In recent years, Ethiopia found a convenient validation for its practices in the post 9/11 reordering of global legality. The same nations that exported Enlightenment epistemologies to Africa—everything we know as Africans about juridical conceptions of the rule of law, freedom and justice—are now exporting a different logic and political rationality that dislodges those values in the name of ‘counter-terrorism operations’. The same Enlightenment that gave us (shall I say imposed on us?) the language of equality, freedom and justice is now being used to justify the suppression of struggles for freedom and justice.
To align its own struggle against domestic dissidents and political movements that it deemed ‘terrorists’ with the ‘global war on terror’ [Preamble, Ethiopian Anti-terrorism Proclamation], Ethiopia began to appropriate the legal and political rationalities of the west, to transfer its essential technologies, and to secure its own space from which to defend and justify its policies at home. By being a part of the new “framework for conceptualizing global violence”, it participates in the formulation and reformulation of the discourse, using western rationalities to name and describe the violence of certain groups as illegitimate, while encoding its far more pervasive violence into laws and institutions to justify it and render it acceptable.
In the post 9/11 world order, nothing performs the spectacles of oppression Ethiopia sought to orchestrate better than the eventalizing discourse of terrorism. Ethiopia’s transition from explicitly repressive criminal legislations to the performative label of terrorism allowed the regime to encase its practices within the signifying practices and rationalities of the West. A highly convenient category, and not specifically Ethiopian, terrorism justifies the invocation of ‘national security’ against individuals and groups that struggle and resist the repressive practices of the government. It is a category that forms domains of truth capable of enunciating the accused and their causes as extremist, violent and ultimately terrorist. Once a political adversary is then transformed into a ‘threat’ to the very cohesion of a population or a nation. That alone is sufficient to justify its elimination from the political sphere. In a system where the functional differentiation between law and politics, guilt and innocence, law and fact are dislocated, the mere labelling of the movement leaders as “terrorist” is sufficient to exclude them from the category of the human and therefore deny them the benefit of the law.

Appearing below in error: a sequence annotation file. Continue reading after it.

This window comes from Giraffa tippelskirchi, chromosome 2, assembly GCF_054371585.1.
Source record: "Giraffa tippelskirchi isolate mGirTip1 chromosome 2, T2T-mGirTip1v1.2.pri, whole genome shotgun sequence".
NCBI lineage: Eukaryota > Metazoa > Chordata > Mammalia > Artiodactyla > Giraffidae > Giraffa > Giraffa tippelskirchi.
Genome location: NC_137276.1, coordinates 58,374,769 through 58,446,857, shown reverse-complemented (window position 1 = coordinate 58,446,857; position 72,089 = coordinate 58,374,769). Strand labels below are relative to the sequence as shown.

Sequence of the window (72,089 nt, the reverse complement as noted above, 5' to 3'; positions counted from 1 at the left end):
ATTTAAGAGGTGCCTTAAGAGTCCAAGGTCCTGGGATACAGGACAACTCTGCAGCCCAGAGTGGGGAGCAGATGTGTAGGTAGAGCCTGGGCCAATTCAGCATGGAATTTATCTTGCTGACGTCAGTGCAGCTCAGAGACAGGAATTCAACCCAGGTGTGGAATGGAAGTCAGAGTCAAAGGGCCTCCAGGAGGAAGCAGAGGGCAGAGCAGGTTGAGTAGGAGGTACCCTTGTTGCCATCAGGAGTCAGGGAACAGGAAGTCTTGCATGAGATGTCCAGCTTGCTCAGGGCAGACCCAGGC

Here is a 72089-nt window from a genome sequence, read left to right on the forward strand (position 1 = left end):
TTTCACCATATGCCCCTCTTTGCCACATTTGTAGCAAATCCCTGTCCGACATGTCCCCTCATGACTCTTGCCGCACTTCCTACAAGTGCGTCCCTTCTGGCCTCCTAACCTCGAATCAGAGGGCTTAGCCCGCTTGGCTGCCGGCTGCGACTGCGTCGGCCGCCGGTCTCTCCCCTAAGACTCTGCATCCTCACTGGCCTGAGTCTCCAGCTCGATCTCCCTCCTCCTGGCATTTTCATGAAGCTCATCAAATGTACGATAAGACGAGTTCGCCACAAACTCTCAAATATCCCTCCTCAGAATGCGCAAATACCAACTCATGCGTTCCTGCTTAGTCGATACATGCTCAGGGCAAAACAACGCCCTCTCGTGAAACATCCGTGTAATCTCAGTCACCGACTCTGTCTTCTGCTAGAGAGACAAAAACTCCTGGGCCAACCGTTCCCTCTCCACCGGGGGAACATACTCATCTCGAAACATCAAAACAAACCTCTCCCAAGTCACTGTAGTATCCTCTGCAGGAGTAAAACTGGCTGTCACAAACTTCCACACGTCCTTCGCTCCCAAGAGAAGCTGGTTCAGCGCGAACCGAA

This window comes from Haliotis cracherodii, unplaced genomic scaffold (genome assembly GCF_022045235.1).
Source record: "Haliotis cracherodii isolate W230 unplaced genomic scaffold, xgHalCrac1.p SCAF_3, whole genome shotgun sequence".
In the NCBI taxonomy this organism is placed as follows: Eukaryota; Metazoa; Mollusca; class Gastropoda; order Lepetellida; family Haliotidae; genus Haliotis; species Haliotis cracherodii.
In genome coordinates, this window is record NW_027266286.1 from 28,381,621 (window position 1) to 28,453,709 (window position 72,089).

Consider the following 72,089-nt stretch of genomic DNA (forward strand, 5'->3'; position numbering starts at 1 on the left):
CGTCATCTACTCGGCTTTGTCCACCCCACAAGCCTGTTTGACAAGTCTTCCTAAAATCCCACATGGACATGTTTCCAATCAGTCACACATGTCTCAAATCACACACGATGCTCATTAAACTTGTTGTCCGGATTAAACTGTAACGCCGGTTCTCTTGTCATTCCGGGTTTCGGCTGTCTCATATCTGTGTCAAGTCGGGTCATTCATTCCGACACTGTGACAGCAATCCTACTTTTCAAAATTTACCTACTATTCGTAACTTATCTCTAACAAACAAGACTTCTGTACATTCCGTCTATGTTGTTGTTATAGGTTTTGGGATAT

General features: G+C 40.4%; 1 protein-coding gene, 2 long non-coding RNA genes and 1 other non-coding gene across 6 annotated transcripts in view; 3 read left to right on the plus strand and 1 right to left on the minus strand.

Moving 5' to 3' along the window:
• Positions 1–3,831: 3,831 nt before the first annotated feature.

For the regime then, hailing its own ‘terrorists’ as such, serves, in one and the same move, four distinct politically productive purposes: (1) It transforms the ‘political adversary’ so named into a ‘threat’ to the entire population of the state, if not of the world; (2) It delegitimizes the cause(s) of individuals and groups so ‘designated’; (3) It rationalizes, justifies, and legitimizes the violence used against the ‘terrorist’; (4) Finally, it strikes a silent political pact with western powers for a diplomatic shield to its practices. This, however, is a very risk intensive adventure. There is no guarantee that the use of the legal system for oppressive political ends generates and crystallizes the power effect expected by any party.
Since its Anti-terrorism law began to function as a weapon synchronizing political action with the discourse of truth and justice, we have seen courts as the key strategic tools used to harass and eliminate regime adversaries from the political sphere in this way. But the recent trend is quite alarming. In the last four months, the Ethiopian High Court convicted and sentenced several prominent journalists, opposition party leaders and activists under its sweeping anti-terrorism law. In another high profile terrorism case against 29 Ethiopians, the government is staging a sensational show to redefine not only the terms of engagement between friends and foes but also the limits of tolerable dissent. But does all this succeed in eliminating regime adversaries or in creating the image Ethiopia wanted to create ? Whatever their political goal, neither Ethiopia nor its victims of political justice can control the political effects of these trials—no one has the monopoly over the ultimate impact of these trials.
When law is called upon to eliminate political adversaries, trials degenerate, threatening to expose or unmask not only the instrumental function of the law and the court process, but also the nature of power politics in Ethiopia, making the invisible visible, in ‘all its brutality and secrecy’.